Jul 22, 2008

back to the land of snows

laura mcphee (daughter, incidentally, of john) was at the ranch a few weeks back. for her guest lecture, she showed her quite beautiful photographs of idaho (part of the series river of no return).

she also mentioned, quite offhand, that her epiphanic photographic expedition, the one that made her a landscape photographer, was to iceland.

i sat down with her at breakfast the last day she was here and discovered that she went to iceland with her father in the '90s as he was writing the heimaey story in the control of nature, about the vestmann islanders arresting the flow of lava from surtsey by continuous application of cold seawater. she also saw the deeply surreal and fantastic nature of iceland -- broad expanses of snow and rock, heights that warp perspective, clear light, and (in her case), the birth of a new island.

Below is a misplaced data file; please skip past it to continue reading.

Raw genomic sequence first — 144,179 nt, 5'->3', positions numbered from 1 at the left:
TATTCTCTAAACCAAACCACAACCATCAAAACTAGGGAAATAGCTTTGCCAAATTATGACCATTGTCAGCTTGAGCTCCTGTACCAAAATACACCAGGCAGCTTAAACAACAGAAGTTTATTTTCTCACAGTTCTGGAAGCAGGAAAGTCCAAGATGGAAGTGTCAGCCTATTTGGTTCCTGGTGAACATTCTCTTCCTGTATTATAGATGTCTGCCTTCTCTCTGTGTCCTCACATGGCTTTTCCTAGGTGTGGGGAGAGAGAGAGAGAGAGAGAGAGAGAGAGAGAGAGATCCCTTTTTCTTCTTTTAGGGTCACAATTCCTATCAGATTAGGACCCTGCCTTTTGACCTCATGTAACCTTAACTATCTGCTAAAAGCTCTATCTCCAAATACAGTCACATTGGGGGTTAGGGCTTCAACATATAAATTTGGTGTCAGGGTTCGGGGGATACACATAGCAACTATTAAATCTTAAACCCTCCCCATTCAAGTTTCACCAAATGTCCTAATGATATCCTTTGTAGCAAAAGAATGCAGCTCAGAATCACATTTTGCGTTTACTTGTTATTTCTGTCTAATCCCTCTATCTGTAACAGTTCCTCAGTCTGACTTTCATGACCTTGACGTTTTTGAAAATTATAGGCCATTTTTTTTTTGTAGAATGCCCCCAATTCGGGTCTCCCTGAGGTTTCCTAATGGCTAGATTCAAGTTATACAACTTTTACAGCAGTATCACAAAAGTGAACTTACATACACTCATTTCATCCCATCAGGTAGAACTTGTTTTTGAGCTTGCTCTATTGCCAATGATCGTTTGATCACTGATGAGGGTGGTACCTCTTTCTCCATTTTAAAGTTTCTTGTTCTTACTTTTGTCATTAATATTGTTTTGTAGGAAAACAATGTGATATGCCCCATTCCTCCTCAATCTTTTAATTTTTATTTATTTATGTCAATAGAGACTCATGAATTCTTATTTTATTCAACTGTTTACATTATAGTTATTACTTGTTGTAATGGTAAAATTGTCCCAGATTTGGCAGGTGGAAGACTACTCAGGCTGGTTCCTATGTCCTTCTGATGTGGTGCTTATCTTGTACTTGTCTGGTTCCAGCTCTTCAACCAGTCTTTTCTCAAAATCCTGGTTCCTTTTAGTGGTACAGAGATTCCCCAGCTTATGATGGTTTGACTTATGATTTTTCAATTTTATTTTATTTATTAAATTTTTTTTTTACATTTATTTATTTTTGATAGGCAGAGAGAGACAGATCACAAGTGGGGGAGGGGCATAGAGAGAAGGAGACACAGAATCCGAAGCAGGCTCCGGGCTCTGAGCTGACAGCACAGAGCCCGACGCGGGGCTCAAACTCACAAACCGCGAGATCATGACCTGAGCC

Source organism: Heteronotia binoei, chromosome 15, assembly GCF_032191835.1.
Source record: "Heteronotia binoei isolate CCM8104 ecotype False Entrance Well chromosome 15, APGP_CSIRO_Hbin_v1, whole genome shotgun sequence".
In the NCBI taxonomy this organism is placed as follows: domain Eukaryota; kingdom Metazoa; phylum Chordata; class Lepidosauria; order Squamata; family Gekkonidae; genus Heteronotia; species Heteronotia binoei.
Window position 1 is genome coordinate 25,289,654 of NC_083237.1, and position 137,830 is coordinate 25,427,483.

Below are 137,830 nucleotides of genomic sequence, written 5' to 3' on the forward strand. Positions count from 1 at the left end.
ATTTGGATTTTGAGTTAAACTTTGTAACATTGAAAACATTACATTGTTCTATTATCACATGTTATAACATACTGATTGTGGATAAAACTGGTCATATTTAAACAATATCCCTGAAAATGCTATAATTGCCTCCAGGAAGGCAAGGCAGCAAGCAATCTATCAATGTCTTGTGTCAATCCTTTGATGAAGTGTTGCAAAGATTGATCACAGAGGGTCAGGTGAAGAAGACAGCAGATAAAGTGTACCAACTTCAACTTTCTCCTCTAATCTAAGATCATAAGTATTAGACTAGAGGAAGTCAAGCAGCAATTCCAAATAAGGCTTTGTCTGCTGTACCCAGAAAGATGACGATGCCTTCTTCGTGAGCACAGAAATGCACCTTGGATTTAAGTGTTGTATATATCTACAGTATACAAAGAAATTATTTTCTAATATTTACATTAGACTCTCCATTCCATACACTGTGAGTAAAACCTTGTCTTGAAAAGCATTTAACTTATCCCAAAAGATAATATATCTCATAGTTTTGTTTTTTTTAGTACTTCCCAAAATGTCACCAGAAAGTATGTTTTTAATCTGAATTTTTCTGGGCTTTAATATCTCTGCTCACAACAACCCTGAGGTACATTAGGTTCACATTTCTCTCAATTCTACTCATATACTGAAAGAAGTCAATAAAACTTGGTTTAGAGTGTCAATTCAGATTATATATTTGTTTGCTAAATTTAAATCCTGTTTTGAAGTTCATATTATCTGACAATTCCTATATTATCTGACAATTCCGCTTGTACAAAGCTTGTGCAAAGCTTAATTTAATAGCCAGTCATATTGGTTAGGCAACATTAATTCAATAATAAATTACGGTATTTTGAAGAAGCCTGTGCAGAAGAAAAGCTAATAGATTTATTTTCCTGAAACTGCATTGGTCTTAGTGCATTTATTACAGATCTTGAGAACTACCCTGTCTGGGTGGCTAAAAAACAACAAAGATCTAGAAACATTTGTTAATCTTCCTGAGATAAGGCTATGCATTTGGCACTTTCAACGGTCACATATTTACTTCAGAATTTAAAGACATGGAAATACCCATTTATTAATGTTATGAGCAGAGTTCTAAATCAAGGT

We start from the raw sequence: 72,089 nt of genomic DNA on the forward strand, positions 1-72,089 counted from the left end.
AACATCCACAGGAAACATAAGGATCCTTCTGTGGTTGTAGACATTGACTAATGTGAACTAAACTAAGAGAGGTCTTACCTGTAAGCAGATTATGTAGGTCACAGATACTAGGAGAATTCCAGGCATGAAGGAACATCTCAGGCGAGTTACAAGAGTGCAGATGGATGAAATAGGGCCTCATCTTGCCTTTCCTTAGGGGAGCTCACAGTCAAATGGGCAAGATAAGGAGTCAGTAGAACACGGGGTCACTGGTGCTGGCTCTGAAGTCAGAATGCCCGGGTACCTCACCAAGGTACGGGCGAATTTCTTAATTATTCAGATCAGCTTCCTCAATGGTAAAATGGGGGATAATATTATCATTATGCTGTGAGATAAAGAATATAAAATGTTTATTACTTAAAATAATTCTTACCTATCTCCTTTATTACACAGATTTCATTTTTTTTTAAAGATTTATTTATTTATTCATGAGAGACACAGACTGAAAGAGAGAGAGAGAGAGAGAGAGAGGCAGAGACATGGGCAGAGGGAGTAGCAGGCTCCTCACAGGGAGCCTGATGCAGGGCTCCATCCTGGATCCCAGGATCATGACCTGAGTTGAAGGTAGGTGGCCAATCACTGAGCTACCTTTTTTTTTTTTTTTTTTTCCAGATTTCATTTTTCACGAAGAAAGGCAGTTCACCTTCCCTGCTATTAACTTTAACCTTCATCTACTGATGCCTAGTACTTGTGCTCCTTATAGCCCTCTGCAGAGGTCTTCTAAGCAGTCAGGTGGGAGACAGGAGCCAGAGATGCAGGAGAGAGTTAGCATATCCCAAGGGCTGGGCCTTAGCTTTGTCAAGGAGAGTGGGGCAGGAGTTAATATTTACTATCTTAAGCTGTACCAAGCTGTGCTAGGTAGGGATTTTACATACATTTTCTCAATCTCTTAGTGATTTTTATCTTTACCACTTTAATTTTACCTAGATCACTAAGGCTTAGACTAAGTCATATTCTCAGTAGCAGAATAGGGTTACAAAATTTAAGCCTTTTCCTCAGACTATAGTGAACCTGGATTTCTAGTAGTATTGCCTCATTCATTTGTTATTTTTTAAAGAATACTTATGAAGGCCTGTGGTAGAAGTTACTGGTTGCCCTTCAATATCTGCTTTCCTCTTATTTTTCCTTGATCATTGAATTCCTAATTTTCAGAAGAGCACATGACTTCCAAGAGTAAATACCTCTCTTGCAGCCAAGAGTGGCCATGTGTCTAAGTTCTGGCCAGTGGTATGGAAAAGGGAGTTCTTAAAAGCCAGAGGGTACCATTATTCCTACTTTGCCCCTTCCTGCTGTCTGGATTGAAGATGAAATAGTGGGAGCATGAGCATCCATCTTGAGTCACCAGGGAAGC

when i went to iceland in march, our last night in the field was at myvatn, a geothermal area in north-central iceland. it was the fifth consecutive day of rising with the sun, cutting ice, snow, and rock deep into the night, and of meals hastily made and eaten. the day after, we went to the myvatn hot pools to wash off the week's accumulated dirt, then hit the ring road westbound for reykjavik. for hours, we drove on empty roads through mountains covered in ice. one truck, a sixteen-wheeler, passed in the opposite direction. the stereo in the car would not relinquish the tape of chopin's nocturnes we'd put in. we stopped several times to take leaks in freshly-blown snowdrifts and into gravelly rivers. lunch was a salami, gouda, and cucumber sandwich eaten in the parking lot of the graduate dorm of the university of bifrost. a bright pink and orange playset took two spots in the parking lot, and was separated from an enormous field of lichen-covered volcanic rocks by an icy rivulet. several hours later, as we drove into reykjavik, we passed into a tunnel that dove under the hvalfjörður -- 5.7km long, and 165m deep, there was a noticeable declination. in our work-mazed state, listening to vladimir ashkenazy on repeat, it all made us wonder a little what kind of visual sense a child growing up in iceland develops, surrounded by such scale and landscape.

No comments: